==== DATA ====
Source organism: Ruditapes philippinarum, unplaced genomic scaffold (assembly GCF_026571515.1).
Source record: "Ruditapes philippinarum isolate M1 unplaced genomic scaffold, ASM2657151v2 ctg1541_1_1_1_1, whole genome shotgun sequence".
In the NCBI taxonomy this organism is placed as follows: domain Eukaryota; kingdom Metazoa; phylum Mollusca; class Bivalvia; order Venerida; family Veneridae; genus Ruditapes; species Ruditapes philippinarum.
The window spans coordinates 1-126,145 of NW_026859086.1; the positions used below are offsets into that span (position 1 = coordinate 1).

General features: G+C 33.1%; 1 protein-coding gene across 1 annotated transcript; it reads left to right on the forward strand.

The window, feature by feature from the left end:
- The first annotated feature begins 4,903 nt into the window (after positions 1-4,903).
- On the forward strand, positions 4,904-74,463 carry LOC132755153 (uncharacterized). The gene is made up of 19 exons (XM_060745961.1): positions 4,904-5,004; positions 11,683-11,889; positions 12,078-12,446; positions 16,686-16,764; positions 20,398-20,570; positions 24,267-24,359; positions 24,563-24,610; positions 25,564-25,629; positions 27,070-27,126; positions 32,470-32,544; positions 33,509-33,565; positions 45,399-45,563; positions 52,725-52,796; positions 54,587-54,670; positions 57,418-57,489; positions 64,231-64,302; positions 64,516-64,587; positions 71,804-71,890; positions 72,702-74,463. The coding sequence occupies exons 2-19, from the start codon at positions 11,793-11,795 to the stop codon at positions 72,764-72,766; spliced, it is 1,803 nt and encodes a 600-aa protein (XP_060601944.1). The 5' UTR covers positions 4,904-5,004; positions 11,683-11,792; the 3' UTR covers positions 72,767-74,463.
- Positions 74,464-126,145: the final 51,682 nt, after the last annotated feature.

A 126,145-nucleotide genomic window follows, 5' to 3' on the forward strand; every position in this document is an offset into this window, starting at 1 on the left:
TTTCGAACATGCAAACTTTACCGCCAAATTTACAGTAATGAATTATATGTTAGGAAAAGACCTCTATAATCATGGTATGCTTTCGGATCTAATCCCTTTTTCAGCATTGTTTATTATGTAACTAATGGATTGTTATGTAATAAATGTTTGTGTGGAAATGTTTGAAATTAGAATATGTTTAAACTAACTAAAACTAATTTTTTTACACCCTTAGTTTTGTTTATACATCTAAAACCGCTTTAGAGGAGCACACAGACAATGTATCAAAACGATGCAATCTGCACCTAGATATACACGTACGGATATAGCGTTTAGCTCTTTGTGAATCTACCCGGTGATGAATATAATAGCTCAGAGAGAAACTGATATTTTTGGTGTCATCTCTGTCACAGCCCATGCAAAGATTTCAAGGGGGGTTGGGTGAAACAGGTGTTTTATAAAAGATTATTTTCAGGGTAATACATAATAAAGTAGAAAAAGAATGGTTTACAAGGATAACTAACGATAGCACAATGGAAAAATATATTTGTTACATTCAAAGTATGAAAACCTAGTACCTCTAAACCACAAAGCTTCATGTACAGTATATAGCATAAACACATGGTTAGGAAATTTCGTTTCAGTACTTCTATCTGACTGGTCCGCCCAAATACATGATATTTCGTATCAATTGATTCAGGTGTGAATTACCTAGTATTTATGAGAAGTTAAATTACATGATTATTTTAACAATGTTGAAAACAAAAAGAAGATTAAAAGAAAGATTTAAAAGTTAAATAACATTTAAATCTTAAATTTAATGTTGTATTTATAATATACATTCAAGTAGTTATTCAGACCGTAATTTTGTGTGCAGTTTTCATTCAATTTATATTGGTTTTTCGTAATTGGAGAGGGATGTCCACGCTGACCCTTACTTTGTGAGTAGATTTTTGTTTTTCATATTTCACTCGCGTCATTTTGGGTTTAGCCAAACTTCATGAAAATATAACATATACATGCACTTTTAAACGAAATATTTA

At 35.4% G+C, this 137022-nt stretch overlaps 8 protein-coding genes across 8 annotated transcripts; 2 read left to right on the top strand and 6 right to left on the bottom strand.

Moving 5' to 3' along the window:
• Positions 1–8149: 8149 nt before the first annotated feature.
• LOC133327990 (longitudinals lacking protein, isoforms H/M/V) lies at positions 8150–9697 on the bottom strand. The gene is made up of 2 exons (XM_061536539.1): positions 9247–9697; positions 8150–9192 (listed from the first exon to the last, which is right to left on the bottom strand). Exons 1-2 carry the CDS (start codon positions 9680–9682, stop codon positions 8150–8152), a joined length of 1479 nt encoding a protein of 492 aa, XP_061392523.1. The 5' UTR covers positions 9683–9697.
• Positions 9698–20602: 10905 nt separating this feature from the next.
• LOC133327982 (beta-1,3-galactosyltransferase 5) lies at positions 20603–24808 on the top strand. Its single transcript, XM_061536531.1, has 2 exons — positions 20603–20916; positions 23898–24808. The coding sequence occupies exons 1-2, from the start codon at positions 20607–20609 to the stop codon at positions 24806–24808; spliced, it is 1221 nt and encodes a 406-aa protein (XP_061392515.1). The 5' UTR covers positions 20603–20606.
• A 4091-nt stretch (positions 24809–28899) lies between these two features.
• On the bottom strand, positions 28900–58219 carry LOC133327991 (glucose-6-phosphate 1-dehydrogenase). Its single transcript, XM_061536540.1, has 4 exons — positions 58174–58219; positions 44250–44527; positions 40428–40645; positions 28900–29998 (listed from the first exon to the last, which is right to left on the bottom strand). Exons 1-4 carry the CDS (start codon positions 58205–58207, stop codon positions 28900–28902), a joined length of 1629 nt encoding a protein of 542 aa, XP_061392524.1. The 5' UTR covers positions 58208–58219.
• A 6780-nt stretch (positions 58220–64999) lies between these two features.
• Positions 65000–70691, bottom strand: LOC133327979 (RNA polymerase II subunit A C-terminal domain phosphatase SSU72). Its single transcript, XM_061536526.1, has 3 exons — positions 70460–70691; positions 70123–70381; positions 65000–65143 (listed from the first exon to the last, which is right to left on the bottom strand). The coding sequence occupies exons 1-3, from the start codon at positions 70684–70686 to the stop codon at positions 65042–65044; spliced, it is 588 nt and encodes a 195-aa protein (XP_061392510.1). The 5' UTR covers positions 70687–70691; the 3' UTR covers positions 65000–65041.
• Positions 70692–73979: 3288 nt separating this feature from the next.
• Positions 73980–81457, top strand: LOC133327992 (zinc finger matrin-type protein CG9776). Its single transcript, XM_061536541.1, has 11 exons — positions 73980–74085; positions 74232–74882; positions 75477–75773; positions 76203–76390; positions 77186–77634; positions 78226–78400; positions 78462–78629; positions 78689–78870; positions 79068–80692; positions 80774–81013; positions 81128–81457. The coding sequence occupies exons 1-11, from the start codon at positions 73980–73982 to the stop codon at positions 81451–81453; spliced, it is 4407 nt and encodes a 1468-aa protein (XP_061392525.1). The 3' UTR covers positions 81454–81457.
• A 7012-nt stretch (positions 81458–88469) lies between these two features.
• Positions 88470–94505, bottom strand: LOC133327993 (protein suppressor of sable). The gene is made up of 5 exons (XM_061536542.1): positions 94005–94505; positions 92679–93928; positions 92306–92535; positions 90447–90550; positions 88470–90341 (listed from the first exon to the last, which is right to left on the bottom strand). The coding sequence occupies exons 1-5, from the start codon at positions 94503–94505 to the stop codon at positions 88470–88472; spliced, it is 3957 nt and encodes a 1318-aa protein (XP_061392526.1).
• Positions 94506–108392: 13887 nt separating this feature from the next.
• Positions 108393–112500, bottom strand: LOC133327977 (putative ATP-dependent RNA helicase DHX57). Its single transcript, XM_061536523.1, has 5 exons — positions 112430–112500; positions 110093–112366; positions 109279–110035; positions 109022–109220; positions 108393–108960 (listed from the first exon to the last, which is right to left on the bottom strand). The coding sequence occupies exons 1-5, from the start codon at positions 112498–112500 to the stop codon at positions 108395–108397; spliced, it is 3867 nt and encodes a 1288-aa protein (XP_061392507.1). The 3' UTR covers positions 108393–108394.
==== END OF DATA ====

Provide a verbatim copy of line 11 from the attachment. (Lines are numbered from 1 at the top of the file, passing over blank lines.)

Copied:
TTTCGAACATGCAAACTTTACCGCCAAATTTACAGTAATGAATTATATGTTAGGAAAAGACCTCTATAATCATGGTATGCTTTCGGATCTAATCCCTTTTTCAGCATTGTTTATTATGTAACTAATGGATTGTTATGTAATAAATGTTTGTGTGGAAATGTTTGAAATTAGAATATGTTTAAACTAACTAAAACTAATTTTTTTACACCCTTAGTTTTGTTTATACATCTAAAACCGCTTTAGAGGAGCACACAGACAATGTATCAAAACGATGCAATCTGCACCTAGATATACACGTACGGATATAGCGTTTAGCTCTTTGTGAATCTACCCGGTGATGAATATAATAGCTCAGAGAGAAACTGATATTTTTGGTGTCATCTCTGTCACAGCCCATGCAAAGATTTCAAGGGGGGTTGGGTGAAACAGGTGTTTTATAAAAGATTATTTTCAGGGTAATACATAATAAAGTAGAAAAAGAATGGTTTACAAGGATAACTAACGATAGCACAATGGAAAAATATATTTGTTACATTCAAAGTATGAAAACCTAGTACCTCTAAACCACAAAGCTTCATGTACAGTATATAGCATAAACACATGGTTAGGAAATTTCGTTTCAGTACTTCTATCTGACTGGTCCGCCCAAATACATGATATTTCGTATCAATTGATTCAGGTGTGAATTACCTAGTATTTATGAGAAGTTAAATTACATGATTATTTTAACAATGTTGAAAACAAAAAGAAGATTAAAAGAAAGATTTAAAAGTTAAATAACATTTAAATCTTAAATTTAATGTTGTATTTATAATATACATTCAAGTAGTTATTCAGACCGTAATTTTGTGTGCAGTTTTCATTCAATTTATATTGGTTTTTCGTAATTGGAGAGGGATGTCCACGCTGACCCTTACTTTGTGAGTAGATTTTTGTTTTTCATATTTCACTCGCGTCATTTTGGGTTTAGCCAAACTTCATGAAAATATAACATATACATGCACTTTTAAACGAAATATTTA